Her Italian-American mother taught Sheila Pepe to crochet when she was 7, and for about 30 years – as she honed her visual art skills – that was her secret.
“There was a 30-year gap because you wouldn’t have caught me dead crocheting,” says the New York artist/educator in an Institute of Contemporary Art-Boston video, “and then I began to do it at a time when I was being called a conceptual artist, which made sense …”
With her degrees from Massachusetts College of Fine Arts and School of the Museum of Fine Arts in Boston, Pepe was absorbed, creating conceptual installations with electricity, light and shadow. “So when I began to crochet, I said, ‘I am crocheting. Now, is that conceptual art?’ ” she says with a chuckle. “And I think the answer was silently, ‘No.’”
Nevertheless, Pepe has taken the feminist legacy of her mother and grandmother and woven together dozens of solo, duo and group exhibitions from New York to Florida and abroad, using what she calls “improvisational crochet” technique to mesh shoelaces, yarn, nets, nautical tow line, rubber bands – anything that can be crocheted, knitted or sewn.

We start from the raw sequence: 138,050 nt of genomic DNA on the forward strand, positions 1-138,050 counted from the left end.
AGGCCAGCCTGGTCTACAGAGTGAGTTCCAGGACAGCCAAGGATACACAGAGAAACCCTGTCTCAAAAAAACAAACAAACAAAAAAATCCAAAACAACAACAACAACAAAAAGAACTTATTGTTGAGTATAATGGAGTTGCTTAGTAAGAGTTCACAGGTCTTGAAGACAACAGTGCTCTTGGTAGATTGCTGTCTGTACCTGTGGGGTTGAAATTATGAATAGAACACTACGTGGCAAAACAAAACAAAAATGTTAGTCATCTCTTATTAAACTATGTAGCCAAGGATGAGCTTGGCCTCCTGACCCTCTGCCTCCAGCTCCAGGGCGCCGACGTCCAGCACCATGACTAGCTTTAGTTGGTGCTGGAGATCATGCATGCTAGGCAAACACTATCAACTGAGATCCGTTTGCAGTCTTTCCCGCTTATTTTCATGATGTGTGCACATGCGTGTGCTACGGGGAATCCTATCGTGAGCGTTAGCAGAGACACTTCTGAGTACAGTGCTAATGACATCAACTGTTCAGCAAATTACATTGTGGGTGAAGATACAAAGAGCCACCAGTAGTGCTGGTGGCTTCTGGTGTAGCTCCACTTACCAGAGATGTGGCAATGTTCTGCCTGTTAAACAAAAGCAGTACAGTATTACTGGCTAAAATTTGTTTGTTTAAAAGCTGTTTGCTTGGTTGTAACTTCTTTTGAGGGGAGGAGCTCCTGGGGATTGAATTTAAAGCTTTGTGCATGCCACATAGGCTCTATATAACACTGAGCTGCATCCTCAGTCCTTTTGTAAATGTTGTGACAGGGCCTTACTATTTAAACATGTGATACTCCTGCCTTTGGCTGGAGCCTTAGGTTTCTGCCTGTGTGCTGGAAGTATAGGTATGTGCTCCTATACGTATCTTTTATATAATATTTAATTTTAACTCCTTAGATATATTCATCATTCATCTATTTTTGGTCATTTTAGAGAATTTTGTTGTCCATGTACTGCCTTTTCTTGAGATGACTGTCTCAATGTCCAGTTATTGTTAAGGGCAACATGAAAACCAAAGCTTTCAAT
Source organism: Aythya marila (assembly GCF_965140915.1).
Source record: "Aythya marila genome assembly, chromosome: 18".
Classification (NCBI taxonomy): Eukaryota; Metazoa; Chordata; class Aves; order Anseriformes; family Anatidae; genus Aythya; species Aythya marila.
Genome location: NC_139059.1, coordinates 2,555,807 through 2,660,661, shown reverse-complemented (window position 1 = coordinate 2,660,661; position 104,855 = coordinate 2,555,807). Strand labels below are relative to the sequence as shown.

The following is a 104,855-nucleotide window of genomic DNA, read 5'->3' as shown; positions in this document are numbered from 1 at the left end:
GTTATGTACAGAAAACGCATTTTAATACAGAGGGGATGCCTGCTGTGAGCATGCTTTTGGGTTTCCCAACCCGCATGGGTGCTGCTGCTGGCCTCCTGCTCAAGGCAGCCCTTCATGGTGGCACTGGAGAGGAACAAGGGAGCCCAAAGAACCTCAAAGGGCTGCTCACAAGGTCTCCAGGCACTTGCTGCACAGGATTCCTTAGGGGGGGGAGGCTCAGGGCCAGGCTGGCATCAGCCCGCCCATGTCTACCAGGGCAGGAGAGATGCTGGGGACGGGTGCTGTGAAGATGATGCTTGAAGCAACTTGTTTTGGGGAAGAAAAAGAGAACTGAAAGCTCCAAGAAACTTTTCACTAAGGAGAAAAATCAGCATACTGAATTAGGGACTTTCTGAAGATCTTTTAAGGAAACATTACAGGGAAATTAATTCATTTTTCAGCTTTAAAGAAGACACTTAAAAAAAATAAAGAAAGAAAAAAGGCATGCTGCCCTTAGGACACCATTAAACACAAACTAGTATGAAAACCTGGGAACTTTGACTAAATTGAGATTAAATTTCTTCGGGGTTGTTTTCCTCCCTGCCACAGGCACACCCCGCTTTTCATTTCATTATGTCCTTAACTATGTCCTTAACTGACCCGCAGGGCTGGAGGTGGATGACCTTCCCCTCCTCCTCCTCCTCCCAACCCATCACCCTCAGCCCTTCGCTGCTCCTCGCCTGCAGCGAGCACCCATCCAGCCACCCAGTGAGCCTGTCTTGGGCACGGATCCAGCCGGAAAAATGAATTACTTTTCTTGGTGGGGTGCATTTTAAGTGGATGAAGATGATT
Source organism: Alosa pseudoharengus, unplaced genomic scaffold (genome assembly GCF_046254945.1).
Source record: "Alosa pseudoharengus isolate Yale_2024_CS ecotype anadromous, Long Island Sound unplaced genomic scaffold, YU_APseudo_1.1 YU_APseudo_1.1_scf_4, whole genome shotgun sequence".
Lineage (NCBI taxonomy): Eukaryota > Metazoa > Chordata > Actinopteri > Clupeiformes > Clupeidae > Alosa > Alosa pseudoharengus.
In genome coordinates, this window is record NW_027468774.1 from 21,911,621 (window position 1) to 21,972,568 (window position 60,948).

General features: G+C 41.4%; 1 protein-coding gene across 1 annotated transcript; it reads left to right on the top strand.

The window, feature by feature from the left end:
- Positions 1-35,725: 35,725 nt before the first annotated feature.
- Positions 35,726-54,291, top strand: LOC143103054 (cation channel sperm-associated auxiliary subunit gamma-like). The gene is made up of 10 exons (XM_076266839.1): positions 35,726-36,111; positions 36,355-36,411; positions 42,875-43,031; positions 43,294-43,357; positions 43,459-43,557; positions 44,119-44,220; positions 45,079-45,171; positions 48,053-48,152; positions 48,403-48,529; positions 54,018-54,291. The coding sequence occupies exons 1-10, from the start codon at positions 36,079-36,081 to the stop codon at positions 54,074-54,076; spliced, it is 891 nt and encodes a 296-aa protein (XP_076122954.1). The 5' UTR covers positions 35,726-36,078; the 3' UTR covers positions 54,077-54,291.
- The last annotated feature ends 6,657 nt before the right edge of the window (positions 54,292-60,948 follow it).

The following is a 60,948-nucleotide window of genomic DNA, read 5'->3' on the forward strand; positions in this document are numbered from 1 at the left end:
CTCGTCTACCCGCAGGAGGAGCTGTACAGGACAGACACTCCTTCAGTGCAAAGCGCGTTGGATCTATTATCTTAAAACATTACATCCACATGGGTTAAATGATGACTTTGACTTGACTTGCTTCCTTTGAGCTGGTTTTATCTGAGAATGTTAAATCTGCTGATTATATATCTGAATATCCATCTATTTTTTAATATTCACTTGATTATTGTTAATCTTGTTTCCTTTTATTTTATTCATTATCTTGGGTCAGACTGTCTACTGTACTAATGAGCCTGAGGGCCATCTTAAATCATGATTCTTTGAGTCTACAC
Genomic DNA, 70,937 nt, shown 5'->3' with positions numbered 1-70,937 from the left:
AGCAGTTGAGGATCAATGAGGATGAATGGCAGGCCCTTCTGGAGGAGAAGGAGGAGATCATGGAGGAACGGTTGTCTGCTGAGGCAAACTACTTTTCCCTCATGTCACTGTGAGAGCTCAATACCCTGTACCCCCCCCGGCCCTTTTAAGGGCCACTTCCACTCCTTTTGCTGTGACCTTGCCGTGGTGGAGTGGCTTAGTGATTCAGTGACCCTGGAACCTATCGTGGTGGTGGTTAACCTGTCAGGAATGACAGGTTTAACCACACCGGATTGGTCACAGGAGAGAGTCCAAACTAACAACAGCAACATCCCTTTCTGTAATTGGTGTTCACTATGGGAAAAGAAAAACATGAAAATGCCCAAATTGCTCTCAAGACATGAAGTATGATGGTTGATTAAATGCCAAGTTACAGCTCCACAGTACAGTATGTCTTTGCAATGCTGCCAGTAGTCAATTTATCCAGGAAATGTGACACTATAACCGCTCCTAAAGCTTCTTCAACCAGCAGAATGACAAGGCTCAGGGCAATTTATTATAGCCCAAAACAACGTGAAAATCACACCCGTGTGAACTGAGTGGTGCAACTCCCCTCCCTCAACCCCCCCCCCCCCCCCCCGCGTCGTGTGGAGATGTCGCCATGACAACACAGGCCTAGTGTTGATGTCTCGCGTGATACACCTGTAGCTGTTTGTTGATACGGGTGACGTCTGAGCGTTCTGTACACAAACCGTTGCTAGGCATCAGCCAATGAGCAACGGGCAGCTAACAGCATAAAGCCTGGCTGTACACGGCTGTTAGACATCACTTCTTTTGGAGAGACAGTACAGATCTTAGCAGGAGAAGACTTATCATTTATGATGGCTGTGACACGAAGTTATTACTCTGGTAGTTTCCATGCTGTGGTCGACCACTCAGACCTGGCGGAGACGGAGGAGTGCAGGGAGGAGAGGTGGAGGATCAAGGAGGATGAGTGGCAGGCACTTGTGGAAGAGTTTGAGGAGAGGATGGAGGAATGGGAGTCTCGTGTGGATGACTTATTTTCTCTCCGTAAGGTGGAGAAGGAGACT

Pepe will share her artistic vision – conceptual and crocheted, personal and monumental – with the campus community and public Thursday, Feb. 9, at 7:30 p.m. in East Tennessee State University’s Ball Hall Auditorium, Room 127. A reception from 5-7 p.m. precedes the talk and occurs simultaneously with a gallery talk by Michael Fischerkeller, whose work is currently on exhibit in Slocumb Gallery.
“Sheila’s art connects perfectly with our string theme this season,” says Anita DeAngelis, director of Mary B. Martin School of the Arts at ETSU. “She is a well-established visual artist coming here from New York to talk with us about her unique works in improvisational crochet and to also work with students while she is on campus. We have been attempting to schedule her for a number of years now and are so glad it has worked out this spring.”
The improvisation happens as Pepe crafts a vision, carefully selects materials from her favorite small businesses and begins crocheting, but then lets the spaces – ceilings, balconies, staircases – mold the works that she puts together in place. One installation, at the Institute of Contemporary Art in Boston, actually moved as the gallery’s elevator rose and fell.
And crochet is the perfect medium for Pepe’s creations. She considers them “drawn” with the shoelaces, rope or string. “The crochet hook … crocheting is just a perfect enterprise because it’s one tool in variable directions,” Pepe said in preparing for her Red Hook installation at Smith College in 2008. “You can go line. You can go volume. You can just drive it around in any which way and I like that mutability.”
For information about the artist talk or ETSU Mary B. Martin School of the Arts, visit www.etsu.edu/martin or call 423-439-TKTS (8587).